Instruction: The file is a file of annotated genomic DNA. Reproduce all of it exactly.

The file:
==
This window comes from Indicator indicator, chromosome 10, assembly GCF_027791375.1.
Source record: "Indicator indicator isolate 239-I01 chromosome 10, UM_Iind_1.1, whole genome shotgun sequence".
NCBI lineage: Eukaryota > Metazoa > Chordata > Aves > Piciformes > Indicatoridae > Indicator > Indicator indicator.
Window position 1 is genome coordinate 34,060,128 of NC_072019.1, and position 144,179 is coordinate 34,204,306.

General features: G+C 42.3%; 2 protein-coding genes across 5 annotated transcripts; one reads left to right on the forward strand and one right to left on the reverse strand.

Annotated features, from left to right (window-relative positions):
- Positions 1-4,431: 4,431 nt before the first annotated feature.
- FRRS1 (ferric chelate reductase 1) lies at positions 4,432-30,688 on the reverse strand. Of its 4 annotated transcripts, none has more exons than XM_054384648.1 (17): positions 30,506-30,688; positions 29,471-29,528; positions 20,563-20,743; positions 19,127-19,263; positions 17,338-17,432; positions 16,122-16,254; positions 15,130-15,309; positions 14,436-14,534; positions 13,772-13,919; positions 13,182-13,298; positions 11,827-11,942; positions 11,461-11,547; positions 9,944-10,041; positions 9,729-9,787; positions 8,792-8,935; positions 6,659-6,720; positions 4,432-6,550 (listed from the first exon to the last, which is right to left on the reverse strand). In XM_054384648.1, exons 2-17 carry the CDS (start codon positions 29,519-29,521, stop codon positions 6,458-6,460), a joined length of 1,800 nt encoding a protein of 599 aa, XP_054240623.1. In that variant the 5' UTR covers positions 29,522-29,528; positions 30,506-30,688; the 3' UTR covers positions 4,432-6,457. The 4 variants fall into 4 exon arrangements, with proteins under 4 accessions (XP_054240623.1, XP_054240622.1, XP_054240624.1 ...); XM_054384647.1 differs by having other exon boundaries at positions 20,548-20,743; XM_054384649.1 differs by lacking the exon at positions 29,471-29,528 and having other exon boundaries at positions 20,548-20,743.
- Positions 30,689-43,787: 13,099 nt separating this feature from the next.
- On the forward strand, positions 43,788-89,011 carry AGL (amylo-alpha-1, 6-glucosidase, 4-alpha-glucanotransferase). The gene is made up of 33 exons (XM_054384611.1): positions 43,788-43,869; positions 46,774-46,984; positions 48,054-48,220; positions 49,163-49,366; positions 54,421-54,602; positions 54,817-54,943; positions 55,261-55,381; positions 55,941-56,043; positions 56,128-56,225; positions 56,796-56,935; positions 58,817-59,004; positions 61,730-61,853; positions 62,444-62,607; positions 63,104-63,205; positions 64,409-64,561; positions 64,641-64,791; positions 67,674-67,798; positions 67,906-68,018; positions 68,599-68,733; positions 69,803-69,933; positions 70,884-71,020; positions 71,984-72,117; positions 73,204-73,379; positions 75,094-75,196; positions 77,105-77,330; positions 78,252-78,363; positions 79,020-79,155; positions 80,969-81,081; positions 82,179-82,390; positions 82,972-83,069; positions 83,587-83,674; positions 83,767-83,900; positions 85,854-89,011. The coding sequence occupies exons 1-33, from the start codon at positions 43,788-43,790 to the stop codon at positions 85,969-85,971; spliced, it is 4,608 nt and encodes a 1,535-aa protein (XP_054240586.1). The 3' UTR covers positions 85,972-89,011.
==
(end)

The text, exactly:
This window comes from Indicator indicator, chromosome 10, assembly GCF_027791375.1.
Source record: "Indicator indicator isolate 239-I01 chromosome 10, UM_Iind_1.1, whole genome shotgun sequence".
NCBI lineage: Eukaryota > Metazoa > Chordata > Aves > Piciformes > Indicatoridae > Indicator > Indicator indicator.
Window position 1 is genome coordinate 34,060,128 of NC_072019.1, and position 144,179 is coordinate 34,204,306.

General features: G+C 42.3%; 2 protein-coding genes across 5 annotated transcripts; one reads left to right on the forward strand and one right to left on the reverse strand.

Annotated features, from left to right (window-relative positions):
- Positions 1-4,431: 4,431 nt before the first annotated feature.
- FRRS1 (ferric chelate reductase 1) lies at positions 4,432-30,688 on the reverse strand. Of its 4 annotated transcripts, none has more exons than XM_054384648.1 (17): positions 30,506-30,688; positions 29,471-29,528; positions 20,563-20,743; positions 19,127-19,263; positions 17,338-17,432; positions 16,122-16,254; positions 15,130-15,309; positions 14,436-14,534; positions 13,772-13,919; positions 13,182-13,298; positions 11,827-11,942; positions 11,461-11,547; positions 9,944-10,041; positions 9,729-9,787; positions 8,792-8,935; positions 6,659-6,720; positions 4,432-6,550 (listed from the first exon to the last, which is right to left on the reverse strand). In XM_054384648.1, exons 2-17 carry the CDS (start codon positions 29,519-29,521, stop codon positions 6,458-6,460), a joined length of 1,800 nt encoding a protein of 599 aa, XP_054240623.1. In that variant the 5' UTR covers positions 29,522-29,528; positions 30,506-30,688; the 3' UTR covers positions 4,432-6,457. The 4 variants fall into 4 exon arrangements, with proteins under 4 accessions (XP_054240623.1, XP_054240622.1, XP_054240624.1 ...); XM_054384647.1 differs by having other exon boundaries at positions 20,548-20,743; XM_054384649.1 differs by lacking the exon at positions 29,471-29,528 and having other exon boundaries at positions 20,548-20,743.
- Positions 30,689-43,787: 13,099 nt separating this feature from the next.
- On the forward strand, positions 43,788-89,011 carry AGL (amylo-alpha-1, 6-glucosidase, 4-alpha-glucanotransferase). The gene is made up of 33 exons (XM_054384611.1): positions 43,788-43,869; positions 46,774-46,984; positions 48,054-48,220; positions 49,163-49,366; positions 54,421-54,602; positions 54,817-54,943; positions 55,261-55,381; positions 55,941-56,043; positions 56,128-56,225; positions 56,796-56,935; positions 58,817-59,004; positions 61,730-61,853; positions 62,444-62,607; positions 63,104-63,205; positions 64,409-64,561; positions 64,641-64,791; positions 67,674-67,798; positions 67,906-68,018; positions 68,599-68,733; positions 69,803-69,933; positions 70,884-71,020; positions 71,984-72,117; positions 73,204-73,379; positions 75,094-75,196; positions 77,105-77,330; positions 78,252-78,363; positions 79,020-79,155; positions 80,969-81,081; positions 82,179-82,390; positions 82,972-83,069; positions 83,587-83,674; positions 83,767-83,900; positions 85,854-89,011. The coding sequence occupies exons 1-33, from the start codon at positions 43,788-43,790 to the stop codon at positions 85,969-85,971; spliced, it is 4,608 nt and encodes a 1,535-aa protein (XP_054240586.1). The 3' UTR covers positions 85,972-89,011.